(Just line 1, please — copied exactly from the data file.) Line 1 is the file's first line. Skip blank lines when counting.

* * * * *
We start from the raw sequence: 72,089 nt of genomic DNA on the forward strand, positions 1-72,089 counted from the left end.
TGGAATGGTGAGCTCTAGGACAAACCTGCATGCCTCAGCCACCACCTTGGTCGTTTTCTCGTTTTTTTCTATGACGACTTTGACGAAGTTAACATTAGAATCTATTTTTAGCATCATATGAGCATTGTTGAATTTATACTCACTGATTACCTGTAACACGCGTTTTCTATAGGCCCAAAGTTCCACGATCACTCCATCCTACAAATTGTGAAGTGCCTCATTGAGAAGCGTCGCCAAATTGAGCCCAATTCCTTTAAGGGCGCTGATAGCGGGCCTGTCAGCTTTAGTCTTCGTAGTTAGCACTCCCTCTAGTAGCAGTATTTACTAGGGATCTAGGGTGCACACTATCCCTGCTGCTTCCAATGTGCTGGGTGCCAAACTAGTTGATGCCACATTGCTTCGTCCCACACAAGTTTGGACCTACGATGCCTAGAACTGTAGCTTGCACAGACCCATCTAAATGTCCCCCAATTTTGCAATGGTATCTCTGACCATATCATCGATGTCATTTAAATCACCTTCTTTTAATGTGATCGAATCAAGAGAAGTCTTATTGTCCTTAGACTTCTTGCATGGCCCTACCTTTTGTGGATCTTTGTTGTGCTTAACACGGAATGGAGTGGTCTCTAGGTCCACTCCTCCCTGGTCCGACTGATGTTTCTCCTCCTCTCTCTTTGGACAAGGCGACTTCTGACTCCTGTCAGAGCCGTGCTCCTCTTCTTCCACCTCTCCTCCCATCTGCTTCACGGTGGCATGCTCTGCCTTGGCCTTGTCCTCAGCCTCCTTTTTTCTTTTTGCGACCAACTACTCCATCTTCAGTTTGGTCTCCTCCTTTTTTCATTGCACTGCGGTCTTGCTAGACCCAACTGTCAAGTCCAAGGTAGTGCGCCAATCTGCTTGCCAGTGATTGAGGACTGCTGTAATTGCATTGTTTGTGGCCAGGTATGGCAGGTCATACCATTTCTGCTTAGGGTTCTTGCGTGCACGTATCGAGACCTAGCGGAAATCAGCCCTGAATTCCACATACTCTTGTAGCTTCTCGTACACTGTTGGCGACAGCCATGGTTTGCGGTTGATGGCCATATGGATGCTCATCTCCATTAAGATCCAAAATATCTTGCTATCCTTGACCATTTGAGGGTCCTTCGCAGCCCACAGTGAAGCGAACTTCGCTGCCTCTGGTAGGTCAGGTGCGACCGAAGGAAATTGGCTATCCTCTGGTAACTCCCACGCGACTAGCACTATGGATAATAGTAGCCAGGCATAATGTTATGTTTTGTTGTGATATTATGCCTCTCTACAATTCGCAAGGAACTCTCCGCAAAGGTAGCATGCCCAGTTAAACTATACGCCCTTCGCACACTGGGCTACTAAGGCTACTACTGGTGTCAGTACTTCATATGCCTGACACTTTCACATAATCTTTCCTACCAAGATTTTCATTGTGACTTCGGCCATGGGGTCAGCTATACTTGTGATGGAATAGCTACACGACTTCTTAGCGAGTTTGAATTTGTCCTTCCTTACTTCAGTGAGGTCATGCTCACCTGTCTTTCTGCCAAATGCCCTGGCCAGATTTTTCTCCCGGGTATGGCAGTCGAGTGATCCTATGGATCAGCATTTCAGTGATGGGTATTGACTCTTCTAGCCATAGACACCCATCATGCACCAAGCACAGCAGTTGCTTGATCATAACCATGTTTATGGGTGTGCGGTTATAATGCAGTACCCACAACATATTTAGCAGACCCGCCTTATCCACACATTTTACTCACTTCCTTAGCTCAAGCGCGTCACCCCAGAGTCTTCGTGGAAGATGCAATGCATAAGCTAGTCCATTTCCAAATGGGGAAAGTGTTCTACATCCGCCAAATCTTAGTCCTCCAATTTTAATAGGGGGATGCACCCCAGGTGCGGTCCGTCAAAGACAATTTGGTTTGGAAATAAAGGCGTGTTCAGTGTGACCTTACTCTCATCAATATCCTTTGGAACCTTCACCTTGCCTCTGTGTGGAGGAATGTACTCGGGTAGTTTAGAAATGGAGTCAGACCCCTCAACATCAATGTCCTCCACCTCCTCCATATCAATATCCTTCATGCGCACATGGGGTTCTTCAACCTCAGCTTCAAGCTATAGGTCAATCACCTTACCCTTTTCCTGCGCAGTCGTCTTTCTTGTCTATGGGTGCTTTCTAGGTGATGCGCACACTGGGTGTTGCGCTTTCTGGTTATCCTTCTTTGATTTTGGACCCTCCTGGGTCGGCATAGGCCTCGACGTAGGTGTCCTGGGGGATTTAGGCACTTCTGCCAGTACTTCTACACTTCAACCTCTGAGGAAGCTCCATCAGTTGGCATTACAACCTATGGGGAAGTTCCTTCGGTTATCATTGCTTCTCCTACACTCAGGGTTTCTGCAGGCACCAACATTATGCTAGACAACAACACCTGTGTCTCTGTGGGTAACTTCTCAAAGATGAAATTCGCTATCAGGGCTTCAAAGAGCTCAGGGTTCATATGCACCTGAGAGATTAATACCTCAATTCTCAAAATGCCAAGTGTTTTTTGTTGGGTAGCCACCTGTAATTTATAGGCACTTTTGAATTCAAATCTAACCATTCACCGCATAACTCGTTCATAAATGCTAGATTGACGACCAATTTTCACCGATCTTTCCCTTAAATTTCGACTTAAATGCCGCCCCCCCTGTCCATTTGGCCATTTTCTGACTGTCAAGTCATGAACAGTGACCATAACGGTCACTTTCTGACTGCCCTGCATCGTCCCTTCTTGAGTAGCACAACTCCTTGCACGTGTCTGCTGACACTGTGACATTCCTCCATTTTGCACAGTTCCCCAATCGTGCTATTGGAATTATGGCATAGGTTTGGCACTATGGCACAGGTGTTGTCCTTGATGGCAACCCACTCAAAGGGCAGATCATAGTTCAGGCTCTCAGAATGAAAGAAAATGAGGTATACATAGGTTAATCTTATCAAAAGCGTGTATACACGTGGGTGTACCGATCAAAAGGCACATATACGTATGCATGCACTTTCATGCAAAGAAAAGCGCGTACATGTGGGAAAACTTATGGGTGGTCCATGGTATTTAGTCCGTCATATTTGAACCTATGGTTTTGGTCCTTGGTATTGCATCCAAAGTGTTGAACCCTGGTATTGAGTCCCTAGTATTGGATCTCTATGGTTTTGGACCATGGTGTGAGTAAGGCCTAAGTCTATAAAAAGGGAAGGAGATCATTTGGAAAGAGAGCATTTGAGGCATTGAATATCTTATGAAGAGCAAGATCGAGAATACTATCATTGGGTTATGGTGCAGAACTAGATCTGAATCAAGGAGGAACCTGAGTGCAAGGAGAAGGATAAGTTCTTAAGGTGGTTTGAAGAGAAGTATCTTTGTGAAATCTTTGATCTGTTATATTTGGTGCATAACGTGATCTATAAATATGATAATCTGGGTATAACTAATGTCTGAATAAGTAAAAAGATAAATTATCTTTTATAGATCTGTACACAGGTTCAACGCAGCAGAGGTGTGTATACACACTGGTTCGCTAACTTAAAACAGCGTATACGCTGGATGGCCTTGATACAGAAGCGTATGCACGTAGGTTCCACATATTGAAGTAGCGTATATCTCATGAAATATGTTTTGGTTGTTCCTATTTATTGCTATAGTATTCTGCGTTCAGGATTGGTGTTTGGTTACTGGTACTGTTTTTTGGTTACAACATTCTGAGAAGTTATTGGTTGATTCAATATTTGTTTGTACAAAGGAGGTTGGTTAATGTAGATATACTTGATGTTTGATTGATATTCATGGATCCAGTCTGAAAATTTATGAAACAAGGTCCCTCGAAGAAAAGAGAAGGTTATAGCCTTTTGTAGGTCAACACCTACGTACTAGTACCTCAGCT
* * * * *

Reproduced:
We start from the raw sequence: 72,089 nt of genomic DNA on the forward strand, positions 1-72,089 counted from the left end.